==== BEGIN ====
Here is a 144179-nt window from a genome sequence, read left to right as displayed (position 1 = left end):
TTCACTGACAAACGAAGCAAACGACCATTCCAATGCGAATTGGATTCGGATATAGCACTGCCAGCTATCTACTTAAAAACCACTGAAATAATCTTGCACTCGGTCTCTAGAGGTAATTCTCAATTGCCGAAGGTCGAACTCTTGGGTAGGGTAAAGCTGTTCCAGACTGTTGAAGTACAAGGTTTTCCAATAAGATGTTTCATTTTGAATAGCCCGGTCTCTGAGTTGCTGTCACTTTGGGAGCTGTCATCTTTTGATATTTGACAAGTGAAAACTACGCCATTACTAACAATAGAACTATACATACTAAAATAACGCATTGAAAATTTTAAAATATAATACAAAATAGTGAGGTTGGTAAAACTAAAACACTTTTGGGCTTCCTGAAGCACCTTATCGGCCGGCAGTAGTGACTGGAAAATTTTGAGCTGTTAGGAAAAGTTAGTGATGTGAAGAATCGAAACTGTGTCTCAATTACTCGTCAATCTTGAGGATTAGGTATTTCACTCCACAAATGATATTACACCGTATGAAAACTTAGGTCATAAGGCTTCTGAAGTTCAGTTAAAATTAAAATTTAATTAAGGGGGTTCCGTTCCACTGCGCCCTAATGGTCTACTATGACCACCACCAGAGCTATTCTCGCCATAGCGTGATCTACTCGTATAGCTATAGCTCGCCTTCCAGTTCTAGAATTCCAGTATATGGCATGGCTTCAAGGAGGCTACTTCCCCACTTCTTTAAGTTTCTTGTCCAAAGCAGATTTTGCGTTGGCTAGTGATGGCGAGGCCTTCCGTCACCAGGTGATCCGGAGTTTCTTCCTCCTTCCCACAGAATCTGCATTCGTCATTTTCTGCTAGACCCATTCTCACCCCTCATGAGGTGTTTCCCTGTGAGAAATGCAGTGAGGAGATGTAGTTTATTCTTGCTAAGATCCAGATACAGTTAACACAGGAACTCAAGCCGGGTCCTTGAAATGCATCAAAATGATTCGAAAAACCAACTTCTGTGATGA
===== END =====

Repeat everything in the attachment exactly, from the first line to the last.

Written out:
Here is a 144179-nt window from a genome sequence, read left to right as displayed (position 1 = left end):
TTCACTGACAAACGAAGCAAACGACCATTCCAATGCGAATTGGATTCGGATATAGCACTGCCAGCTATCTACTTAAAAACCACTGAAATAATCTTGCACTCGGTCTCTAGAGGTAATTCTCAATTGCCGAAGGTCGAACTCTTGGGTAGGGTAAAGCTGTTCCAGACTGTTGAAGTACAAGGTTTTCCAATAAGATGTTTCATTTTGAATAGCCCGGTCTCTGAGTTGCTGTCACTTTGGGAGCTGTCATCTTTTGATATTTGACAAGTGAAAACTACGCCATTACTAACAATAGAACTATACATACTAAAATAACGCATTGAAAATTTTAAAATATAATACAAAATAGTGAGGTTGGTAAAACTAAAACACTTTTGGGCTTCCTGAAGCACCTTATCGGCCGGCAGTAGTGACTGGAAAATTTTGAGCTGTTAGGAAAAGTTAGTGATGTGAAGAATCGAAACTGTGTCTCAATTACTCGTCAATCTTGAGGATTAGGTATTTCACTCCACAAATGATATTACACCGTATGAAAACTTAGGTCATAAGGCTTCTGAAGTTCAGTTAAAATTAAAATTTAATTAAGGGGGTTCCGTTCCACTGCGCCCTAATGGTCTACTATGACCACCACCAGAGCTATTCTCGCCATAGCGTGATCTACTCGTATAGCTATAGCTCGCCTTCCAGTTCTAGAATTCCAGTATATGGCATGGCTTCAAGGAGGCTACTTCCCCACTTCTTTAAGTTTCTTGTCCAAAGCAGATTTTGCGTTGGCTAGTGATGGCGAGGCCTTCCGTCACCAGGTGATCCGGAGTTTCTTCCTCCTTCCCACAGAATCTGCATTCGTCATTTTCTGCTAGACCCATTCTCACCCCTCATGAGGTGTTTCCCTGTGAGAAATGCAGTGAGGAGATGTAGTTTATTCTTGCTAAGATCCAGATACAGTTAACACAGGAACTCAAGCCGGGTCCTTGAAATGCATCAAAATGATTCGAAAAACCAACTTCTGTGATGA